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Maryland football linebacker Durell Nchami suffers an ACL tear

This is the Maryland Minute, a short story followed by a roundup of Terps-related news.

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Illinois v Maryland Mitchell Layton/Getty Images

Another Maryland student-athlete is down with a knee injury.

Terps linebacker Durell Nchami has torn his ACL, coach Mike Locksley said Tuesday night.

It’s the second such injury of fall camp for the football team and the third of the offseason. Star wide receiver Jeshaun Jones tore his ACL two weeks ago on Aug. 6 and Antwaine Richardson, who was set to start at safety, suffered a tear in the spring.

“I know it sound cliche-ish, but injuries are going to be part of the game. This is game that those types of things happen,” Locksley said. “The next man has to step up and fill the gap or fill the void per say, and we've really coached [them] up that one guy can't create the culture or bring the team down with these injuries. We’ve got to fight through them.

“I mean are we disappointed? Yeah. We lost two really good players that would help us, and depth has already been an issue for us as a team and as a whole. And we just can't continue to lose bodies like that, but it is part of the game and we have to adjust and move forward.”

Nchami wasn’t expected to be a leading man like Jones or Richardson were, but he was slated to play a role in the pass rushing rotation under Jon Hoke’s 3-4 defensive scheme. In football, especially at Maryland, depth is extremely important, and having a talented youngster like Nchami behind transfers Keandre Jones and Shaq Smith would’ve been a big plus.

“It’s a blow to us because of depth,” Locksley said. “That’s a big concern for us. We’ve got a really strong core group of players, but our depth is an issue. We’ve got to continue to find ways to keep our guys healthy.”

The linebacker was entering his sophomore season after arriving on campus last fall. He played 10 games as a first-year player, racking up 15 tackles and 4.5 tackles for loss to help a Terps defense that struggled to stop the run. If there’s any silver lining, it’s that he can take a medical redshirt and preserve a year of eligibility.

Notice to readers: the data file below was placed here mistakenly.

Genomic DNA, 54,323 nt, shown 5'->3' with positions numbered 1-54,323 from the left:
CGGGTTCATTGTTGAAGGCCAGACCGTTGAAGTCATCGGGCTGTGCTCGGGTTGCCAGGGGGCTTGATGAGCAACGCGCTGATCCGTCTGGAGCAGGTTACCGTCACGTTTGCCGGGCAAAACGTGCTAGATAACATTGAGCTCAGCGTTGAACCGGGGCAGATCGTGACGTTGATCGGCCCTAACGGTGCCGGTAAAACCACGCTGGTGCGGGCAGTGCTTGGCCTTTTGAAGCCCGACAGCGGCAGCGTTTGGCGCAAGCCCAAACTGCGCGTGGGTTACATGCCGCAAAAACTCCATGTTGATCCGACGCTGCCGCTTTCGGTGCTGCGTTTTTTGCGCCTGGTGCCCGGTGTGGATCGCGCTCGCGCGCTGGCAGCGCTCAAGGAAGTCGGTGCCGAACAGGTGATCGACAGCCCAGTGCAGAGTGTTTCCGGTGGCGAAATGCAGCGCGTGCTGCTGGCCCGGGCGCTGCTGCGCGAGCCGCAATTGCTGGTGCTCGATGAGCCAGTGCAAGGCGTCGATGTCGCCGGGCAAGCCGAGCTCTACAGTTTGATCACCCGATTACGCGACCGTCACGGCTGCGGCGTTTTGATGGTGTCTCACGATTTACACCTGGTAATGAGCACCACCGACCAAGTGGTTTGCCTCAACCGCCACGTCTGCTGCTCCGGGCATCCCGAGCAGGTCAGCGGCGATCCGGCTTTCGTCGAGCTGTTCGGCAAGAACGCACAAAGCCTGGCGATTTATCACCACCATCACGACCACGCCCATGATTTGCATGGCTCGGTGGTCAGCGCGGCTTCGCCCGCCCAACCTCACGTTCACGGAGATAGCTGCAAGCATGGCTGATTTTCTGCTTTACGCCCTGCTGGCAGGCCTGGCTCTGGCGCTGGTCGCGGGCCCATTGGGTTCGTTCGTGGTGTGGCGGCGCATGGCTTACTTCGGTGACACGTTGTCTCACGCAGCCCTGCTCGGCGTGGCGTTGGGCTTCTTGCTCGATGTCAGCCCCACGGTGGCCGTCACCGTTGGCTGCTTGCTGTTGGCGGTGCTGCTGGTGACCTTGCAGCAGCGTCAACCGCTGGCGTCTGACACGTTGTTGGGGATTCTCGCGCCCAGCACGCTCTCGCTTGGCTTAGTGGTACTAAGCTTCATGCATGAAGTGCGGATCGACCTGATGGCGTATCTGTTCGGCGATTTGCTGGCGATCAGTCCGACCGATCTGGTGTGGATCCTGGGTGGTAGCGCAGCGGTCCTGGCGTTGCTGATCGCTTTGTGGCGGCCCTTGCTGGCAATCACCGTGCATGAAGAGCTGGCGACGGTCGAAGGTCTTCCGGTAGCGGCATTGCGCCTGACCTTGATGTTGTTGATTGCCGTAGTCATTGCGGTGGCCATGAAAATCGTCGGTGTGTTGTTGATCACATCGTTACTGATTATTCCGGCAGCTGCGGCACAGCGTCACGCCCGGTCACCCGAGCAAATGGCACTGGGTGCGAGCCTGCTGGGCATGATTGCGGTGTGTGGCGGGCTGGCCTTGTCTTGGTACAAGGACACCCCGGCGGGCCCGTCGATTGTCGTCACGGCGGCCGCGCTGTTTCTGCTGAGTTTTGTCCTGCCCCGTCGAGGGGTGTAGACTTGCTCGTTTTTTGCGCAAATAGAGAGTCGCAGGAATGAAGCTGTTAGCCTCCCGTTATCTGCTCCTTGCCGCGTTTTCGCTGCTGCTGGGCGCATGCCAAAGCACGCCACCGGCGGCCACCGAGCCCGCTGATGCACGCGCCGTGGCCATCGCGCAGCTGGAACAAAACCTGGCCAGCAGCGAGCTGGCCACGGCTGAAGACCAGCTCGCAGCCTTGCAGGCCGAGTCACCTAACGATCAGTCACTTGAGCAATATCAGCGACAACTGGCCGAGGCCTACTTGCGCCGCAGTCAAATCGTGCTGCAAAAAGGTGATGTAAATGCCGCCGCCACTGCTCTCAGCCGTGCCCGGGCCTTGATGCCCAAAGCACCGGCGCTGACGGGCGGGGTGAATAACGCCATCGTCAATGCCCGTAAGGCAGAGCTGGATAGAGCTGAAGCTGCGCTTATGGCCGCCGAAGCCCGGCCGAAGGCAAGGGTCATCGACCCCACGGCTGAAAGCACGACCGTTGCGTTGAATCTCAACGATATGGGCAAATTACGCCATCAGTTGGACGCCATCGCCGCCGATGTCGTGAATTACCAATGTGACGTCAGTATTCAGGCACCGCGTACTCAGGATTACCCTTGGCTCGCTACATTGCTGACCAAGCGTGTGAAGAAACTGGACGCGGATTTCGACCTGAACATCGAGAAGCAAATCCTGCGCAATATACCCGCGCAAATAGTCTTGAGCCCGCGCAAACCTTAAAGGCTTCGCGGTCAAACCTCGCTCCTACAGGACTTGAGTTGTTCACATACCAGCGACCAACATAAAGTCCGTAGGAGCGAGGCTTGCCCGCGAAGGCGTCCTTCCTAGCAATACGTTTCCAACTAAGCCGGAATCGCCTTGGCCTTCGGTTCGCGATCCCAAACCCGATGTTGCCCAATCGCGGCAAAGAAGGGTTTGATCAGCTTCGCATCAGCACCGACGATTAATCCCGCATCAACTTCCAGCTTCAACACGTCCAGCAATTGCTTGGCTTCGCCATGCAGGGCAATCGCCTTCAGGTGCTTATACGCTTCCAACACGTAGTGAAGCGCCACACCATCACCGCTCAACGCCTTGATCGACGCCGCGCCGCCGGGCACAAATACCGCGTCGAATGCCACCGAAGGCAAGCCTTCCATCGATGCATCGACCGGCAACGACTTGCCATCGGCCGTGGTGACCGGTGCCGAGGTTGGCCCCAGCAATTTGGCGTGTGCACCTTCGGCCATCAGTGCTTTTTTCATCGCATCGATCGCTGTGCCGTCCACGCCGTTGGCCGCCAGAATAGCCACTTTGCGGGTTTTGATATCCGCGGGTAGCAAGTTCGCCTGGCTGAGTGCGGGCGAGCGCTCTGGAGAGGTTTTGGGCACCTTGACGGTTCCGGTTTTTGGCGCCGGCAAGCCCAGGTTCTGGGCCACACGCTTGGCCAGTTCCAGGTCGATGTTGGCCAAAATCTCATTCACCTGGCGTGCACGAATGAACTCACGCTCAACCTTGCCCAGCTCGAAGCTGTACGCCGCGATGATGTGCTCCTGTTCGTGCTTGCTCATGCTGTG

“It’s a shame because he was actually playing really well and had really taken the next step,” Locksley said. “We expect him to fully recover once he has the surgery.”

Football hasn’t been the only sport affected by the ACL bug thus far. During the team’s first fall practice on Aug. 13, men’s soccer’s Paul Bin tore his ACL. And on Aug. 15, it was revealed that women’s lacrosse’s Lizzie Colson tore her ACL as well. As the training camps reach their end and the actual seasons begin, one can only help knees will be spared going forward.

In other news

Maryland football is looking to make a leap in Mike Locksley’s first season, and Joseph Petrino could lead a special teams unit with a ton of question marks.

There are similarities between this year’s Maryland men’s basketball team and the 2015-16 squad, and Justin took a look at what could change this time around.

Sixteen former Maryland football players participated in the second week of the NFL preseason. Lila broke down some of the standout performances.

Maryland football added some new art to its stadium as the season readily approaches.

Think you have what it takes to play for a Power-Five football program? Well you’re in luck, because Maryland football is hosting walk-on tryouts this upcoming Monday.

USA TODAY looks at how Mike Locksley is eager to establish himself as a dominant head coach after failing to produce more than two wins at New Mexico.

And finally, the incoming Maryland men’s basketball recruiting class has chosen their numbers for the 2019-20 season.